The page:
Motion Vectors (for animated textures), How do you generate them?



Just want to add, steven burrichter had given us an example on remapping the velocity inside a pyro sim with a python script


This should help with getting the proper velocities, I had attempted to do this on my already rendered “vel” fields and trying to clamp it in post, but that clearly didnt work, will need to try this out, @Gaxx, thanks for sharing those results! looks great



I have been using twixtor for our vectors here at foundry. Sometimes we layer them with the fumefx velocity maps but other times we just use the raw twixtor vectors. As mentioned by gaxx, you need to divide the twixtor strength value by the resolution of one of your frames… Unfortunatly the vectors you get out of fume dont work the same way. Best way i have found to find the strength for the fume vectors is just import the raw ones into your engine and adjust the shader strength until its smooth. If the strength is too low you will get the frame blending effect, if its too high you will see each frame flowing past the silhouette of the next frame. It helps if you make the sprite live for a long time so its easy to see any errors. (60-100 sec) Once you have your value you can multiply that with your original frame res to recover the twixtor strength required to match your fumefx map.

If everything works out you can extend the lifetime of your flipbooks over 100x while still having smooth motion. This technique works best with longer sequences (the longer it is the smoother the transition between frames) or reduced frame count, not much point using it on sprites that only live 1-2 seconds.

My latest flipbook has 72 frames, reduced from about 200 frames and im able to have the sprite live for 300+ seconds with no problems.

P.S. Orthographic renders can help.


Oh man motion vectors. I explored some of it with Houdini a while back. Been meaning to revisit it.

So, Houdini allows you the ability to get the velocity voxel grid and render it. I think I left a shader implementation in the game dev shelf on SideFX’s Github before I left (instead of some crazy python). However, keep in mind that’s exact data in 3D space. Optical flow is a 2D approximation of images as opposed to actual simulated data. Because it’s being approximated, that’s how we can get that nice little overflow of movement.

You could try blending the velocity data between frames and creating a flipbook out of it. I’ve been able to get some results with some compositing work. However, keep in mind that because we’re looking at a 3d velocity representation, you might get some artifacts and weirdness.

Now, if we could actually get a proper optical flow COP node, then the above process would be (mostly) moot. I’ve been exploring HDK recently, so maybe this would make a fun little side project.


This is somewhat of a brain dump, a couple of notes from my RnD into optical flow. Probably has some duplicate info, but hopefully some useful info as well. :slight_smile:

Despite looking and working very similar to each other, there is actually an important difference between the two. The velocity data coming out of your 3d package has arbitrary values assigned to it. The engine doesn’t know if your max velocity is 10cm or 100m, it only knows the velocities in relation to itself. Its also doesn’t know the difference from one frame to the next.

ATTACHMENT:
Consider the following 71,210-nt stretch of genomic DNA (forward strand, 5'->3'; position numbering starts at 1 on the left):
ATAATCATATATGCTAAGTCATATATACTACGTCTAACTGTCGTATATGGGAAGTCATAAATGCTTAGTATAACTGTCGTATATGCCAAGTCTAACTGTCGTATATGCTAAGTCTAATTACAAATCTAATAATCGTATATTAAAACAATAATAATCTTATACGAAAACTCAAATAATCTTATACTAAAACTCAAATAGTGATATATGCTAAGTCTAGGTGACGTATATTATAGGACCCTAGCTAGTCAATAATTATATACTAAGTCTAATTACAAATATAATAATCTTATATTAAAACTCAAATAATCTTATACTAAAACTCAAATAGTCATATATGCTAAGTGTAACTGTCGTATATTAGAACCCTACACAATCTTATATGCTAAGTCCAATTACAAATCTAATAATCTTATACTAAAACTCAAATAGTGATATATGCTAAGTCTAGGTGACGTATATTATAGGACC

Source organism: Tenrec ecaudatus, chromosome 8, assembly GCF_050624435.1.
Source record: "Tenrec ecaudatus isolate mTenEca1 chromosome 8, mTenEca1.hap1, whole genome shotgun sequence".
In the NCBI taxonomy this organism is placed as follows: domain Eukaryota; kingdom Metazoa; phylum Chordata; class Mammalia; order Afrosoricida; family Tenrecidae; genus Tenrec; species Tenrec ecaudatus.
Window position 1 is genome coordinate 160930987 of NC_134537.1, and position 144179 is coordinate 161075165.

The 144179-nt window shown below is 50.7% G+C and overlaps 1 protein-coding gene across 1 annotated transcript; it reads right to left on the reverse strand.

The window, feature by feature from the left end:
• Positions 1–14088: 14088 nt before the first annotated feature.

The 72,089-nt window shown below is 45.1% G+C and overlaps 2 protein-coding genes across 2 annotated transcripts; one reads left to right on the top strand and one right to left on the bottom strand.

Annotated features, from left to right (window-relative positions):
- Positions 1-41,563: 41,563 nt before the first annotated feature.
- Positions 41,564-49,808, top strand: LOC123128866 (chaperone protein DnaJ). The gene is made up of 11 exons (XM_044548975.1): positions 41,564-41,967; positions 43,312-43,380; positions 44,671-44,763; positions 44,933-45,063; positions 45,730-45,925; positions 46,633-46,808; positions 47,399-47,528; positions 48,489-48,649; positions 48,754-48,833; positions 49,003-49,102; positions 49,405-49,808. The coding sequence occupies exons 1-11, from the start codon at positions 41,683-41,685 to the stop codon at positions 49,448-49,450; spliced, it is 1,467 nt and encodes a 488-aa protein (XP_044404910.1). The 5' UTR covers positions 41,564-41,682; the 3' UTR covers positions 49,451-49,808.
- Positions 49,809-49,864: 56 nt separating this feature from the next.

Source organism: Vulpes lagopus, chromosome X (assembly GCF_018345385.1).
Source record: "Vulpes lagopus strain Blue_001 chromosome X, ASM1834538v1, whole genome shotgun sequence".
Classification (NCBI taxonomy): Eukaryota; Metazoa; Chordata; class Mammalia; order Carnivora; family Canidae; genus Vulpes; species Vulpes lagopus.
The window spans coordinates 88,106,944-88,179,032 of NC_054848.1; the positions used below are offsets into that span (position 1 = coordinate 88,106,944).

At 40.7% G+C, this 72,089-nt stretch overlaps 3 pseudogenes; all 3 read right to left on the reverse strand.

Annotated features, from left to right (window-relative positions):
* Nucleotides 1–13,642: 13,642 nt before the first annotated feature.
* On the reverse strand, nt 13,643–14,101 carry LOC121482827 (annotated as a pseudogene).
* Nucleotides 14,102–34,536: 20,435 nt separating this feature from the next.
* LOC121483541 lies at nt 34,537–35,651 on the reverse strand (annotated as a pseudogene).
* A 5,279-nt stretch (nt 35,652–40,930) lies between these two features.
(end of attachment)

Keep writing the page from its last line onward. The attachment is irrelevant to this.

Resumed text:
A proper optical flow maps strength values are directly tied to its frame resolution. By using the frame resolution as a sort of measuring stick, it can figure out the exact amount of displacement required to achieve a perfect blend. This is why i prefer to use a program like twixtor to generate my optical flow maps. Using a little bit of math we can figure out the exact value required for our shader. The formula is your displacement strength, (assuming your using twixtor or a similar program.) divided by your frame resolution. (not the total resolution of your flipbook, only 1 frame. Resizing the final flipbook afterwards does not change the required values)

IE: 128 strength / 1024 = 0.125 in the shader.

Since the velocity info coming from your 3d package isn’t in relation to anything other than itself, there is no easy formula for calculating the required strength for the shader. The best way iv’e found is just to import your velocity data and manually adjust the shader until its smooth. Setting the lifetime of your sprite to something crazy high (100-200 seconds) helps you narrow down the required value. Once you have your value you can multiply that with the frame resolution to get the corresponding value for twixtor. (in case you wanted to combine the 2)

Since the strength values are directly tied to the frame resolution, you can’t scale your vectors in post. You need to do all scaling actions before your vectors are created, either by a keyframed camera in your scene or using twixtor to regenerate after your scaling operations.

Velocity info from your package doesn’t have the edge padding required to deal with the silhouette of your effect. When an optical flow map is calculated, it compares each frame to the next in sequence to find out exactly how the pixels have moved in comparison to the previous frame. It then adds a sort of edge padding so it can properly distort the silhouette. Without this you will see the same stepping artifacts on the silhouettes as you do with traditional frame blending.

I’m not sure if this is the case for all iterations of the shader, but the way our shader works is the flowmap is always 1 frame ahead. So when its on frame 1 of the effect, the flowmap its using is actually the one from frame 2. Because of this we have to do a shuffle with all our flowmaps before compiling the flipbook. I just delete the first frame and have an empty flowmap on the last frame. (127,127,0) This way the first frame of my flowmap flipbook is actually frame 2 of my sequence. Usually your effect has almost totally faded out by your last frame so missing the last vector doesn’t matter too much, unless your looping your sequence.

You can use optical flow maps to reduce the amount of frames in your flipbook while still keeping smooth motion, but it does have limitations. The main thing to keep an eye on is how much the effect changes from frame one to the next. Ideally you wont want the effect to move more than 5-10% the width of the frame. Also keep in mind that although the frame is being distorted towards the position of the next, there is still a frame blend that happens as the frames switch. If the frames are too different from one to the next, you will still get blending artifacts. (ie: Imagine an A trying to change into a B) Think of the motion vectors as a direct linier translation of the pixels from one frame to the next.